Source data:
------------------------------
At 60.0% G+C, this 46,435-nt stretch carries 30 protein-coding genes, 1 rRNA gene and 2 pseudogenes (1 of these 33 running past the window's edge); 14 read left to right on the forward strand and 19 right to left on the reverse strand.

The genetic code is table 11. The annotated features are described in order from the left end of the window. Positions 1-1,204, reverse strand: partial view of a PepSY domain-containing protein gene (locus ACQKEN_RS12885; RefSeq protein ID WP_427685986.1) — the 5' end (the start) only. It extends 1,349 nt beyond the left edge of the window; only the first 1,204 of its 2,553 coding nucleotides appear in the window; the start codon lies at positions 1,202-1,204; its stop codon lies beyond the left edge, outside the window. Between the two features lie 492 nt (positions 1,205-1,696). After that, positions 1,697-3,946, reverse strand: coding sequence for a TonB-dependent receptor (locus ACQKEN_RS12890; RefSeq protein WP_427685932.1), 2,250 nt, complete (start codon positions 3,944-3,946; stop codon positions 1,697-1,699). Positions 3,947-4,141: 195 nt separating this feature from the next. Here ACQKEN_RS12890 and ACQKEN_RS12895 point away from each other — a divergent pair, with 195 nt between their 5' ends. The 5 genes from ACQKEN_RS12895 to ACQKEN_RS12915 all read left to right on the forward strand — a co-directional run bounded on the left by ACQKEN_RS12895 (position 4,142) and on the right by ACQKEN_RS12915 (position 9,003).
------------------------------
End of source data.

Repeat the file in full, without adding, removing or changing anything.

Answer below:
At 60.0% G+C, this 46,435-nt stretch carries 30 protein-coding genes, 1 rRNA gene and 2 pseudogenes (1 of these 33 running past the window's edge); 14 read left to right on the forward strand and 19 right to left on the reverse strand.

The genetic code is table 11. The annotated features are described in order from the left end of the window. Positions 1-1,204, reverse strand: partial view of a PepSY domain-containing protein gene (locus ACQKEN_RS12885; RefSeq protein ID WP_427685986.1) — the 5' end (the start) only. It extends 1,349 nt beyond the left edge of the window; only the first 1,204 of its 2,553 coding nucleotides appear in the window; the start codon lies at positions 1,202-1,204; its stop codon lies beyond the left edge, outside the window. Between the two features lie 492 nt (positions 1,205-1,696). After that, positions 1,697-3,946, reverse strand: coding sequence for a TonB-dependent receptor (locus ACQKEN_RS12890; RefSeq protein WP_427685932.1), 2,250 nt, complete (start codon positions 3,944-3,946; stop codon positions 1,697-1,699). Positions 3,947-4,141: 195 nt separating this feature from the next. Here ACQKEN_RS12890 and ACQKEN_RS12895 point away from each other — a divergent pair, with 195 nt between their 5' ends. The 5 genes from ACQKEN_RS12895 to ACQKEN_RS12915 all read left to right on the forward strand — a co-directional run bounded on the left by ACQKEN_RS12895 (position 4,142) and on the right by ACQKEN_RS12915 (position 9,003).